Wire Fence: Your Complete Guide

Wire Fence: Your Complete Guide

Long Fence has been committed to providing customers with the most high-quality fences in the business for over 74 years. Our loyalty to our customers and our goal of constantly improving our product have allowed us to maintain our status as a leader in the residential and commercial fence industry. We can provide a fence for any residential homeowner, government agency, corporation, or business. We are willing to translate our expertise to any type of property or idea for a wire fence that you may have.

If you do not have a ton of experience with fencing a property, choosing the right fence for your project may feel overwhelming. Luckily, we have outlined all of the necessary information that you need to know about different types of fences. If you do not feel like doing all of the research, that is not a problem. Welded wire fencing is a great and common choice because of its simplicity, low maintenance quality, and protective properties. Many of our customers, some with extensive experience in fencing for landscapes and some with no experience at all, opt for wire fencing because it functions so well for what a fence needs to do: providing security.

Welded Wire Fences

The most popular type of wire fence, one that we specialize in, is welded wire fence. Since welded wire fences are so popular, you may have heard them called something else, such as a mesh fence, a utility fence, or a general-purpose fence. Welded wire fences are similar to chain link fences but provide more security as they are stronger and harder to climb. Welded wire fences consist of wire strands made of steel that are electrically welded together to form a very strong mesh. Welded wire fences have become very popular in recent years due to their strength, high functionality, and low maintenance requirements. Welded wire fences are also one of the more inexpensive options for fencing.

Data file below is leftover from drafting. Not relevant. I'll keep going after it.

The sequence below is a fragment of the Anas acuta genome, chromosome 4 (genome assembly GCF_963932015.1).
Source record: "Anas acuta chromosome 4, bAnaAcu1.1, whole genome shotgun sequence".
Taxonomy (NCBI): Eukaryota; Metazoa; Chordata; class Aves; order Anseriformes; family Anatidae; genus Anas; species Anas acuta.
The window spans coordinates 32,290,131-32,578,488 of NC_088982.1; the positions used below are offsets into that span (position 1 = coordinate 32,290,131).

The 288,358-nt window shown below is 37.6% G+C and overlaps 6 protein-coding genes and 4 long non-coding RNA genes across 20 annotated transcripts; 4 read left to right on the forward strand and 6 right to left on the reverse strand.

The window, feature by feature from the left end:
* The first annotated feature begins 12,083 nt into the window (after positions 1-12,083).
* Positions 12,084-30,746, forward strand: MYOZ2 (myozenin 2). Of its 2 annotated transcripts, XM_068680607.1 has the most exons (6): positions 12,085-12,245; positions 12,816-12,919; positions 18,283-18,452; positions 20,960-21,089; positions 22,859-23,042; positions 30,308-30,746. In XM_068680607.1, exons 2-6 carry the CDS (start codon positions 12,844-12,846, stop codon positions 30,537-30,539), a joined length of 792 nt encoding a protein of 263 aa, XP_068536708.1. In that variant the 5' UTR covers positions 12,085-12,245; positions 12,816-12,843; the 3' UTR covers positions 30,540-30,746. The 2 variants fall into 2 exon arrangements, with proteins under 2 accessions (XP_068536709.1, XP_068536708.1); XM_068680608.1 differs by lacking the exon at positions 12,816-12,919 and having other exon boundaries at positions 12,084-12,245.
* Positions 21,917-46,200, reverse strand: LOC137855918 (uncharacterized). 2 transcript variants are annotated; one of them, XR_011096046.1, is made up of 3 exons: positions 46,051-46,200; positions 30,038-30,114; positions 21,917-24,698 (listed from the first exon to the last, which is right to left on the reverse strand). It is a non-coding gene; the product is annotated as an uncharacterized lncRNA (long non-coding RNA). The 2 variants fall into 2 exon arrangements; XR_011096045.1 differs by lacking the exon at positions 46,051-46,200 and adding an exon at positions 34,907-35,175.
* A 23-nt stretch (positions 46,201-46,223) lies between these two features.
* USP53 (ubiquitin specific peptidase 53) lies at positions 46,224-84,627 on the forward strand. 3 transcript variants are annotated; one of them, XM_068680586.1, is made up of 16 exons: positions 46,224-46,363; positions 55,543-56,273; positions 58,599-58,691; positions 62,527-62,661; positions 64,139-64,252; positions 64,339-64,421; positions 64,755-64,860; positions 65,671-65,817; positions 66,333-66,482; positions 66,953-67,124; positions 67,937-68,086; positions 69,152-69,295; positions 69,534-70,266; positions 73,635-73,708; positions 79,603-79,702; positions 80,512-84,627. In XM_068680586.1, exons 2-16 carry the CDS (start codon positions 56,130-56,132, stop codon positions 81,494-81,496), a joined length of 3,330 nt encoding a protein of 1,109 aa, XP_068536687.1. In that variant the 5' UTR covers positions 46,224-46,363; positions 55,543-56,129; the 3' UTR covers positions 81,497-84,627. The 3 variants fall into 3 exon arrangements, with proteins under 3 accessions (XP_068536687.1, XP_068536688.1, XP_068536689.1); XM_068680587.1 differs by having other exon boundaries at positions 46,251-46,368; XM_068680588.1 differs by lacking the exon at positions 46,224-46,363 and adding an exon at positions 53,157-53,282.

Welded wire fences are created by layering wire in a simple horizontal and vertical pattern, creating square or rectangular spaces. This pattern allows for extra strength. While other patterned fences may come undone when cut, if harm were to come to a welded wire fence, the integrity of the fence remains. The wires will not unravel from one another, as they would in a woven fence, which provides the ultimate amount of protection if someone were to try to cut through the fence.

The thickness of the wires in a welded wire fence range from 2mm to 8mm. Welded wire is thick and strong. It is difficult to cut through the wires, and it is also very difficult to gnaw through, if your intentions are to protect your property from animals and rodents. The distance between two horizontal wire strands is typically 12.7mm to 200mm and the distance between two vertical wire strands typically ranges from 10mm to 76.2mm. Spaces between the wires typically range from 0.5 to 4 inches. Moreover, these types of fences are ideal when you need a fence that is vertically very strong but needs to span and protect a large distance.